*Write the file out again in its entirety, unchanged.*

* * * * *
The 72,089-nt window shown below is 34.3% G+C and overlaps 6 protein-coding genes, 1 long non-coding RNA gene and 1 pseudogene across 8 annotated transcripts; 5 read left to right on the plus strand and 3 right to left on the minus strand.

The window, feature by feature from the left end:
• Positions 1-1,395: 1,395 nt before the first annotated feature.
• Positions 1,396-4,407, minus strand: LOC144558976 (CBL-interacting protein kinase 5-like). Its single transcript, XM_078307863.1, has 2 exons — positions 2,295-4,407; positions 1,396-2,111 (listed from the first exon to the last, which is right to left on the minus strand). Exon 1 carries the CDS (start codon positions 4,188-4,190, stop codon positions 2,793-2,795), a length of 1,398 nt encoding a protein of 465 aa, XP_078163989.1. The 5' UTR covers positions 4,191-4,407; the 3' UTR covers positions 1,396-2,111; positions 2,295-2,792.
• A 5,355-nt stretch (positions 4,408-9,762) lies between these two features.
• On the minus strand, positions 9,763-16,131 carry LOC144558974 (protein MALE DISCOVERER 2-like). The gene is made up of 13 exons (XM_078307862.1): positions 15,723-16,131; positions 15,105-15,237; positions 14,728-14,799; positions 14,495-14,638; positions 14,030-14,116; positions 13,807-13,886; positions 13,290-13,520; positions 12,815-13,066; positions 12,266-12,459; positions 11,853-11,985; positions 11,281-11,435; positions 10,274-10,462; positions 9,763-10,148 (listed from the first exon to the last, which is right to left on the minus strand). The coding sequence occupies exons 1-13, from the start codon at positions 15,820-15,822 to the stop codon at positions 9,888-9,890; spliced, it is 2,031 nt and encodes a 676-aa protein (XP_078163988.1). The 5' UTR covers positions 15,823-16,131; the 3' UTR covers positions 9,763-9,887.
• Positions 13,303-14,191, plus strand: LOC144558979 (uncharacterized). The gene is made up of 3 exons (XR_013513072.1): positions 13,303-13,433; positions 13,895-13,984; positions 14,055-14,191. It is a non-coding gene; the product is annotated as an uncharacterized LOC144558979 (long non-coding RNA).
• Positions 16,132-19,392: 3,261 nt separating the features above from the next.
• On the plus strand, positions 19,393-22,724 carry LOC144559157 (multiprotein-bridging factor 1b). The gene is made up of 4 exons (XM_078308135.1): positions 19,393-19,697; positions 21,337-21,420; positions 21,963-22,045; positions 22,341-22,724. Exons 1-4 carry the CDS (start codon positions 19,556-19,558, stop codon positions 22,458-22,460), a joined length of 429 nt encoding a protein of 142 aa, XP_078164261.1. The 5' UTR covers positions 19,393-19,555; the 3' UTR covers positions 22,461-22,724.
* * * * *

The 72,089-nt window shown below is 34.3% G+C and overlaps 6 protein-coding genes, 1 long non-coding RNA gene and 1 pseudogene across 8 annotated transcripts; 5 read left to right on the plus strand and 3 right to left on the minus strand.

The window, feature by feature from the left end:
• Positions 1-1,395: 1,395 nt before the first annotated feature.
• Positions 1,396-4,407, minus strand: LOC144558976 (CBL-interacting protein kinase 5-like). Its single transcript, XM_078307863.1, has 2 exons — positions 2,295-4,407; positions 1,396-2,111 (listed from the first exon to the last, which is right to left on the minus strand). Exon 1 carries the CDS (start codon positions 4,188-4,190, stop codon positions 2,793-2,795), a length of 1,398 nt encoding a protein of 465 aa, XP_078163989.1. The 5' UTR covers positions 4,191-4,407; the 3' UTR covers positions 1,396-2,111; positions 2,295-2,792.
• A 5,355-nt stretch (positions 4,408-9,762) lies between these two features.
• On the minus strand, positions 9,763-16,131 carry LOC144558974 (protein MALE DISCOVERER 2-like). The gene is made up of 13 exons (XM_078307862.1): positions 15,723-16,131; positions 15,105-15,237; positions 14,728-14,799; positions 14,495-14,638; positions 14,030-14,116; positions 13,807-13,886; positions 13,290-13,520; positions 12,815-13,066; positions 12,266-12,459; positions 11,853-11,985; positions 11,281-11,435; positions 10,274-10,462; positions 9,763-10,148 (listed from the first exon to the last, which is right to left on the minus strand). The coding sequence occupies exons 1-13, from the start codon at positions 15,820-15,822 to the stop codon at positions 9,888-9,890; spliced, it is 2,031 nt and encodes a 676-aa protein (XP_078163988.1). The 5' UTR covers positions 15,823-16,131; the 3' UTR covers positions 9,763-9,887.
• Positions 13,303-14,191, plus strand: LOC144558979 (uncharacterized). The gene is made up of 3 exons (XR_013513072.1): positions 13,303-13,433; positions 13,895-13,984; positions 14,055-14,191. It is a non-coding gene; the product is annotated as an uncharacterized LOC144558979 (long non-coding RNA).
• Positions 16,132-19,392: 3,261 nt separating the features above from the next.
• On the plus strand, positions 19,393-22,724 carry LOC144559157 (multiprotein-bridging factor 1b). The gene is made up of 4 exons (XM_078308135.1): positions 19,393-19,697; positions 21,337-21,420; positions 21,963-22,045; positions 22,341-22,724. Exons 1-4 carry the CDS (start codon positions 19,556-19,558, stop codon positions 22,458-22,460), a joined length of 429 nt encoding a protein of 142 aa, XP_078164261.1. The 5' UTR covers positions 19,393-19,555; the 3' UTR covers positions 22,461-22,724.